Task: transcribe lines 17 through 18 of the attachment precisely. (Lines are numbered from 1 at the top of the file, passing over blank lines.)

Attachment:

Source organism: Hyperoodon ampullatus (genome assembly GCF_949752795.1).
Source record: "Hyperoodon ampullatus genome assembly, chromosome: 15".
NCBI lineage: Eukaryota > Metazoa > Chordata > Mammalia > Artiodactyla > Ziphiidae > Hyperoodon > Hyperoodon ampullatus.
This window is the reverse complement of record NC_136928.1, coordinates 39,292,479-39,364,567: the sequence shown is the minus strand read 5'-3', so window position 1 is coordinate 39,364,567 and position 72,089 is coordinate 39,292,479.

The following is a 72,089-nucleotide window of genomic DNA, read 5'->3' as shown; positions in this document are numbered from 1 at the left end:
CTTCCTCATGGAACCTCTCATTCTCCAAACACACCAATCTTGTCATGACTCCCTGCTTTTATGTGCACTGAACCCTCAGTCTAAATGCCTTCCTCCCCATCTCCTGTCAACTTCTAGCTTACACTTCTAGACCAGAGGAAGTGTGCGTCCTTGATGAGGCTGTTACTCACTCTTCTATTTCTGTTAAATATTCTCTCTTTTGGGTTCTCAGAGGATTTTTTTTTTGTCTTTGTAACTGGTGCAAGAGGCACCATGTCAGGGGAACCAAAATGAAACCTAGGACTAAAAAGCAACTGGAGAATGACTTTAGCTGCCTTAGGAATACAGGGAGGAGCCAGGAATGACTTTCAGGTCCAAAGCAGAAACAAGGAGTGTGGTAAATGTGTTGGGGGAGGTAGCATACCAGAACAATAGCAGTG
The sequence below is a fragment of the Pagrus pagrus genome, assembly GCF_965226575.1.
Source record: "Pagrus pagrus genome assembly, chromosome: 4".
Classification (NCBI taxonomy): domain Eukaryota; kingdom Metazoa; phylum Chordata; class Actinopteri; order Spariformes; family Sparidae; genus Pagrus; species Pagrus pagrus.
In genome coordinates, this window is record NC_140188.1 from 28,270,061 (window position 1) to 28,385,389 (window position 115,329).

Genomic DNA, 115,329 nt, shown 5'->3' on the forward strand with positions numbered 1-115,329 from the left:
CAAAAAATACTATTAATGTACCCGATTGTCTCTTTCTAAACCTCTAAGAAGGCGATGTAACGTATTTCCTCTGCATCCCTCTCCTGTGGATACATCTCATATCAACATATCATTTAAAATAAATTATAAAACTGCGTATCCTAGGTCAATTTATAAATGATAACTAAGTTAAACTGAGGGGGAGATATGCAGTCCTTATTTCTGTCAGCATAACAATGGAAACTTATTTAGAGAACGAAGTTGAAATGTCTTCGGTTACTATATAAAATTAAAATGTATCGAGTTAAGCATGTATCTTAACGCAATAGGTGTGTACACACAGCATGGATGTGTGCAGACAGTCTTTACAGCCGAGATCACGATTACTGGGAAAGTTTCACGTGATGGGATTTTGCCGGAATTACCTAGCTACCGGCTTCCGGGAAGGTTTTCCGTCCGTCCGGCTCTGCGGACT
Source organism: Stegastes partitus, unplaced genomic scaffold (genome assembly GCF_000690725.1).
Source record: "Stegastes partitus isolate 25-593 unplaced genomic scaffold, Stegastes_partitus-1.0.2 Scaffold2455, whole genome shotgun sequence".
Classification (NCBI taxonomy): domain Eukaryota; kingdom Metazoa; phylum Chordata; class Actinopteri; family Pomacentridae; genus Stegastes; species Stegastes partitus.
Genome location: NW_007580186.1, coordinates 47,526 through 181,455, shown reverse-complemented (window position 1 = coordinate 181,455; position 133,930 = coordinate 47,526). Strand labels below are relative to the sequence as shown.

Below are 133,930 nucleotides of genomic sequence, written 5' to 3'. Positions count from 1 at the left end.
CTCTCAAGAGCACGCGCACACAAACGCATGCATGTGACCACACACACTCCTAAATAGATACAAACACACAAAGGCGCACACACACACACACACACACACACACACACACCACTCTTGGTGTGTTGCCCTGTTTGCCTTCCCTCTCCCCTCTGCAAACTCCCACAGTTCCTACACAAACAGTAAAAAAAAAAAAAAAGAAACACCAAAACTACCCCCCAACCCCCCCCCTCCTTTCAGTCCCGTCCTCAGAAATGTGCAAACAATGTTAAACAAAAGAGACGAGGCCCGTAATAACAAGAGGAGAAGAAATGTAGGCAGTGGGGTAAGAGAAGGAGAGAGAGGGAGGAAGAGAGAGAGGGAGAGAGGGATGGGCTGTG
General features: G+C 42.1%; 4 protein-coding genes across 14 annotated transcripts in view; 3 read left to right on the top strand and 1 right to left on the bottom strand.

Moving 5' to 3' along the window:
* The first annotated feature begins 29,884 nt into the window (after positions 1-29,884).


Below are 133,930 nucleotides of genomic sequence, written 5' to 3'. Positions count from 1 at the left end.
CTCTCAAGAGCACGCGCACACAAACGCATGCATGTGACCACACACACTCCTAAATAGATACAAACACACAAAGGCGCACACACACACACACACACACACACACACACACCACTCTTGGTGTGTTGCCCTGTTTGCCTTCCCTCTCCCCTCTGCAAACTCCCACAGTTCCTACACAAACAGTAAAAAAAAAAAAAAAGAAACACCAAAACTACCCCCCAACCCCCCCCCTCCTTTCAGTCCCGTCCTCAGAAATGTGCAAACAATGTTAAACAAAAGAGACGAGGCCCGTAATAACAAGAGGAGAAGAAATGTAGGCAGTGGGGTAAGAGAAGGAGAGAGAGGGAGGAAGAGAGAGAGGGAGAGAGGGATGGGCTGTG